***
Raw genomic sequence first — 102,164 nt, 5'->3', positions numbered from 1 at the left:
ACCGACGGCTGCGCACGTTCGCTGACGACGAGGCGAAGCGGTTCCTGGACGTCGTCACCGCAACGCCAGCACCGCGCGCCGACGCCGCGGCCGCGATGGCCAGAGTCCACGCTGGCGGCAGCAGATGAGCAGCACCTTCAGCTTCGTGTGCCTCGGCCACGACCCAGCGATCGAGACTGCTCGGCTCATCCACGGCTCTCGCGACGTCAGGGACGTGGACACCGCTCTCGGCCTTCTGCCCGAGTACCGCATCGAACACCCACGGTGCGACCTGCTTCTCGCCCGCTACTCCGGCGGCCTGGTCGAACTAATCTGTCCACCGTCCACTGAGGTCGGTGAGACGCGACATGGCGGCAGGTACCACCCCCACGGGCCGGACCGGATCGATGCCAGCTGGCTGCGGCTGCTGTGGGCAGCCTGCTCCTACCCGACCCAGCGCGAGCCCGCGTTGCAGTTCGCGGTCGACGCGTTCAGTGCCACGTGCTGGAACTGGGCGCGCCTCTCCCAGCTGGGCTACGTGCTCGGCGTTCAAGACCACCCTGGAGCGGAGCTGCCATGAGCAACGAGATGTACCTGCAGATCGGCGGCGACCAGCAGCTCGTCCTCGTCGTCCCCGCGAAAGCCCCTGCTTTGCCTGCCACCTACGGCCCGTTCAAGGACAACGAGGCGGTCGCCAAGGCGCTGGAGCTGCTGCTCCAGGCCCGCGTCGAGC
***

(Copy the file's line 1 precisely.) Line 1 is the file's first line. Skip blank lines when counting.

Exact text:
Raw genomic sequence first — 102,164 nt, 5'->3', positions numbered from 1 at the left: